Controlling Lead in Drinking Water with Orthophosphate: Are There Impacts on Urban Stream Health?
Dr. Sarah Haig and Ronald Bargiel
Wednesday, November 20th
The City of Pittsburgh recently started adding corrosion inhibitors (e.g., orthophosphate -PO43−) to the drinking water to combat lead sourced from historic lead service lines. However, the rate of addition is 2-3 orders of magnitude higher than current levels of reactive phosphorus (P) that normally occurs in drinking water and urban streams. This substantial change in P concentration, alongside the fact that Pittsburgh’s drinking water pipe network loses approximately 15 million gallons/day due to leaks, suggests that water with elevated concentrations of P may have the potential to infiltrate into groundwater and could ultimately impact the health of urban streams. This presentation will discuss how PO43− corrosion control works and explain the approaches being used to answer fundamental ecological questions relating to how leaking drinking water infrastructure can impact the health of aquatic ecosystems in hydrologically connected urban streams.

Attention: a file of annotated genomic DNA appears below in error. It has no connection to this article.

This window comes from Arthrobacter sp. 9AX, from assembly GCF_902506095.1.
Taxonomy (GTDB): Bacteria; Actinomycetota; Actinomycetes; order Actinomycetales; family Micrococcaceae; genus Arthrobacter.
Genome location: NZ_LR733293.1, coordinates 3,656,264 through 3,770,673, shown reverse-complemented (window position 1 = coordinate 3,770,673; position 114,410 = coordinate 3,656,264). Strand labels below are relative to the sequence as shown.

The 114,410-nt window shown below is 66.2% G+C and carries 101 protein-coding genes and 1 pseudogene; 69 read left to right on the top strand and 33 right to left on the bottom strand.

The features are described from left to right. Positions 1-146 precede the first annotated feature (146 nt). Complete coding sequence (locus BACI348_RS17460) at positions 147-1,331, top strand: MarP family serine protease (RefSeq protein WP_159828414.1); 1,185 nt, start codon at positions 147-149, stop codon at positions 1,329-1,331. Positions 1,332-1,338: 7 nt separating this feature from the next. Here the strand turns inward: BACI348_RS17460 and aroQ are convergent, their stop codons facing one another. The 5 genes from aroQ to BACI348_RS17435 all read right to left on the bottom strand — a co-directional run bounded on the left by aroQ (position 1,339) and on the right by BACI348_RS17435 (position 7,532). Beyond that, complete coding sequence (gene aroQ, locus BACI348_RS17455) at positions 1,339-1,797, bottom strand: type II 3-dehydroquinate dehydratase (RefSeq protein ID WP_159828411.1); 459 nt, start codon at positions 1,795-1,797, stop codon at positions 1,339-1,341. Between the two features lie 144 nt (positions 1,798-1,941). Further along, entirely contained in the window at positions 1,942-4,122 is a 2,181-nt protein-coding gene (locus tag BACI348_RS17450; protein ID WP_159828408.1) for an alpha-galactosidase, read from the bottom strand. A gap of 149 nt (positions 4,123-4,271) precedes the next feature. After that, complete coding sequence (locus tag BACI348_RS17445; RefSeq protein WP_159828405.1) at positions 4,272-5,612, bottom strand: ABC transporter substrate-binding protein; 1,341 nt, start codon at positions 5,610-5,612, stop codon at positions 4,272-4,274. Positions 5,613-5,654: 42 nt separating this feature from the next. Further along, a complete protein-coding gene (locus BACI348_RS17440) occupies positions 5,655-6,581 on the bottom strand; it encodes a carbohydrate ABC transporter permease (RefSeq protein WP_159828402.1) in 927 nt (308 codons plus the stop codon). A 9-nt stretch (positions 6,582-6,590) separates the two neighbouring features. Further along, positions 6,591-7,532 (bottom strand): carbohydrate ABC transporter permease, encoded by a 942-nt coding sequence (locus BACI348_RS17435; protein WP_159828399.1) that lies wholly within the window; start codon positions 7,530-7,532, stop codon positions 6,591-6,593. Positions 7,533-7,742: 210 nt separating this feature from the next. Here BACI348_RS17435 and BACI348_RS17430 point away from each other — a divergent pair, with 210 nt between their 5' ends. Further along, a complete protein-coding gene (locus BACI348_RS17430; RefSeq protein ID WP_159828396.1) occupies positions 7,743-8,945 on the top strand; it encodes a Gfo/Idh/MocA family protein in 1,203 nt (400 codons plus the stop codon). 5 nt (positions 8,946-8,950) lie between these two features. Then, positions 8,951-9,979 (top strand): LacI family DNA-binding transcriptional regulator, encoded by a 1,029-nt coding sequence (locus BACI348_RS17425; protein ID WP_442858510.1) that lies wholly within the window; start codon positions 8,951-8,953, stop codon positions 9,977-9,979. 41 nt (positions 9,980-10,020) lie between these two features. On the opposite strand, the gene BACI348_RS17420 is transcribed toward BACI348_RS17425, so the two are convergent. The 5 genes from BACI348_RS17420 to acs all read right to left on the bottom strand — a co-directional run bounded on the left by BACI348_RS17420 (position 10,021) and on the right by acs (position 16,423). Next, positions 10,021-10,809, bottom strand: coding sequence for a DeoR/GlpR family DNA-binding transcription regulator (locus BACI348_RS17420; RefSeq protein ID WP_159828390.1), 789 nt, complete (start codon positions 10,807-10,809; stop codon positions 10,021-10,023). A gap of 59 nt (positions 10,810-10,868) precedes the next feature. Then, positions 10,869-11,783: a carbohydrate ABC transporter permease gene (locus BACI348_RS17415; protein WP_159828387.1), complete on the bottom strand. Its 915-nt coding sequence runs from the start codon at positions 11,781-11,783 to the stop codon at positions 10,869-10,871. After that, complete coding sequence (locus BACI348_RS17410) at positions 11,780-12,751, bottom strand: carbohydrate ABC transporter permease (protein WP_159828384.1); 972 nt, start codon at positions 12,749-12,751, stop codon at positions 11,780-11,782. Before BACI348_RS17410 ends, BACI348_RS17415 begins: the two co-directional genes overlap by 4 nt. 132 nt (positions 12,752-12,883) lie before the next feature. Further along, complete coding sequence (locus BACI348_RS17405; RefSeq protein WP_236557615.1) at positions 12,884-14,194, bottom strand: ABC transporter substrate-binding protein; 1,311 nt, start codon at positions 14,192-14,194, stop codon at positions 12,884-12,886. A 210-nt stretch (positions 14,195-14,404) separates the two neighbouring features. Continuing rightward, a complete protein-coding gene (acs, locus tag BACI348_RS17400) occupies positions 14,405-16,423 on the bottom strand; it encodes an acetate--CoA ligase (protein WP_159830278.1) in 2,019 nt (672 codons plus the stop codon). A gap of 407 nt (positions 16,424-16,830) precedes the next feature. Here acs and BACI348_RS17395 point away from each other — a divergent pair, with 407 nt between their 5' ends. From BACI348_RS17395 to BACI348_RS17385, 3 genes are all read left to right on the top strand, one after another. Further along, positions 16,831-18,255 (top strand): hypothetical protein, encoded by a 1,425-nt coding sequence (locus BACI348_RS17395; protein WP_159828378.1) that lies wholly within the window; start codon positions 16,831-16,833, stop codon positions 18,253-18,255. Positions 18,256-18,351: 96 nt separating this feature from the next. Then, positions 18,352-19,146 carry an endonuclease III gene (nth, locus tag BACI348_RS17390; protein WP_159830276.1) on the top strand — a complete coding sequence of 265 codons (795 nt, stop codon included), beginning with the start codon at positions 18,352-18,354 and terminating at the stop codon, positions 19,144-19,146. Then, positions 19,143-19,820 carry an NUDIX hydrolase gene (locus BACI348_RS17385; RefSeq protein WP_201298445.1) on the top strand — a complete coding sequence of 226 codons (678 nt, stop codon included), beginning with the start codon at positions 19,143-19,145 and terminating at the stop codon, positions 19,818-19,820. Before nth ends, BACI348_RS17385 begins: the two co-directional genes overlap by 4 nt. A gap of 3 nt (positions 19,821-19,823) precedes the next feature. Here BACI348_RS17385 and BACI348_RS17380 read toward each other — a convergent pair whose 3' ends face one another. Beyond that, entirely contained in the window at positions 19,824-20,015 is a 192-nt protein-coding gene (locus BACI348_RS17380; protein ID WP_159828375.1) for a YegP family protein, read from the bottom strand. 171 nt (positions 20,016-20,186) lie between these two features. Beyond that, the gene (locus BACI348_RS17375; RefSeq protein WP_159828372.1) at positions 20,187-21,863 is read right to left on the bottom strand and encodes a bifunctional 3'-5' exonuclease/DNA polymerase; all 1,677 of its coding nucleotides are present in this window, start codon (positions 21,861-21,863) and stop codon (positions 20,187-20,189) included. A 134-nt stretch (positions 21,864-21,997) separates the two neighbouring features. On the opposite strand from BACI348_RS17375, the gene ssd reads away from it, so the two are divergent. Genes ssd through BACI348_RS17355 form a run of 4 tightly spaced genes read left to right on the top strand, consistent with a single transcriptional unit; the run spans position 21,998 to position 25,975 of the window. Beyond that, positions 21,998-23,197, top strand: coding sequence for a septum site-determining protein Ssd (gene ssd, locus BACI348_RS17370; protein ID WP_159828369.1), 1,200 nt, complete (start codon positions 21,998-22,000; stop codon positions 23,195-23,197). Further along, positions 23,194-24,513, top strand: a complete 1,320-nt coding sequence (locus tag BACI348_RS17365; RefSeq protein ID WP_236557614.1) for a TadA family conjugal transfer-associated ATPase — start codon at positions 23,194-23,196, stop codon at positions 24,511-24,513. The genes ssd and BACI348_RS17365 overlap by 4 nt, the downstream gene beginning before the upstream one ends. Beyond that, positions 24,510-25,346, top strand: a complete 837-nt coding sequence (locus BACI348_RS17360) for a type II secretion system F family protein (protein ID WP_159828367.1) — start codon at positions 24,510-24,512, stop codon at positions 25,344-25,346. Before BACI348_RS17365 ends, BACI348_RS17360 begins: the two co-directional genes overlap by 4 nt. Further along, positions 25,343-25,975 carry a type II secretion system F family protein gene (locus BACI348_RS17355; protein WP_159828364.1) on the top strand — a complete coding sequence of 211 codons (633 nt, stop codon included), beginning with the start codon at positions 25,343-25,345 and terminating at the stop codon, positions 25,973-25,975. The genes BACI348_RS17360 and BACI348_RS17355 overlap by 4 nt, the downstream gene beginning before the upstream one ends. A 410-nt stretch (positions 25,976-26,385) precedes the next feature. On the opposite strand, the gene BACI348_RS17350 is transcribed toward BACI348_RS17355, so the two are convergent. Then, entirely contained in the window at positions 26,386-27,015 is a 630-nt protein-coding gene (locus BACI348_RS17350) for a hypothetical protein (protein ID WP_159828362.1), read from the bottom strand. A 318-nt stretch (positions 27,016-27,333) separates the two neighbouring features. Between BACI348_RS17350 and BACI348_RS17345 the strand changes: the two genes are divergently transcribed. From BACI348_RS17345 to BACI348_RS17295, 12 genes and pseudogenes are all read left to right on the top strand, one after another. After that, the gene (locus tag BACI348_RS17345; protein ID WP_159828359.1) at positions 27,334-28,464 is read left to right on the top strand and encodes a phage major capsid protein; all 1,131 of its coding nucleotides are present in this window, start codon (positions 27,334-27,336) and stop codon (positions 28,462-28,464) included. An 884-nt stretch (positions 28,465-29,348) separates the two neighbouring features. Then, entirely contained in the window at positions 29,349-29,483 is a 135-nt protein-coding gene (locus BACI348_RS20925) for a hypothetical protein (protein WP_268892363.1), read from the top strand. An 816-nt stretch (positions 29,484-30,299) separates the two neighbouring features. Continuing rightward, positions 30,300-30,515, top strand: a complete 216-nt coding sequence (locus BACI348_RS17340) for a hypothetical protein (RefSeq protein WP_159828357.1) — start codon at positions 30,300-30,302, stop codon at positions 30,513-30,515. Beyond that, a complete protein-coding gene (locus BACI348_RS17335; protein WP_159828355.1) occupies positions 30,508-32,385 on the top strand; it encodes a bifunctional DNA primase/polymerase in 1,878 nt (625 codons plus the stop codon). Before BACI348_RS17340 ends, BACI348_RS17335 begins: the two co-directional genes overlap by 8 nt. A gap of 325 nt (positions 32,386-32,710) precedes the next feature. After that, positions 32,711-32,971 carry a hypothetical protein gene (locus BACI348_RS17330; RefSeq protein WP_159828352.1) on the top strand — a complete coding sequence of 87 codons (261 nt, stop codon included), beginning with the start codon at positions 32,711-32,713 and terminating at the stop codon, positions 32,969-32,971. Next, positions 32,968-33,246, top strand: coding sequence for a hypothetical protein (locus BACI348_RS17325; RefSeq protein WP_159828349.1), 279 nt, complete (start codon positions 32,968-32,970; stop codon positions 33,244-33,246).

Dr. Sarah Haig is an assistant professor at the University of Pittsburgh in the Civil and Environmental Engineering Department. Dr. Haig’s research combines environmental microbiology, environmental chemistry, and public health to improve water quality with a focus on drinking water systems.
Mr. Ronald Bargiel is currently the Chief of Water Quality at the Pittsburgh Water and Sewer Authority, and retired from PA American Water Quality and Compliance Department with 30 years of service.
Wednesday, November 20th at 5:00 PM
Roland’s Seafood Grill
1904 Penn Ave, Pittsburgh, PA 15222
Cost: Members $20; Non-members $30; Students & Government Engineers $10
- 1.0 PDH Certificate Upon Attendance
Register at http://www.asce-pgh.org/ or email Ben Briston (email@example.com)
Learn more about Dr. Haig’s research: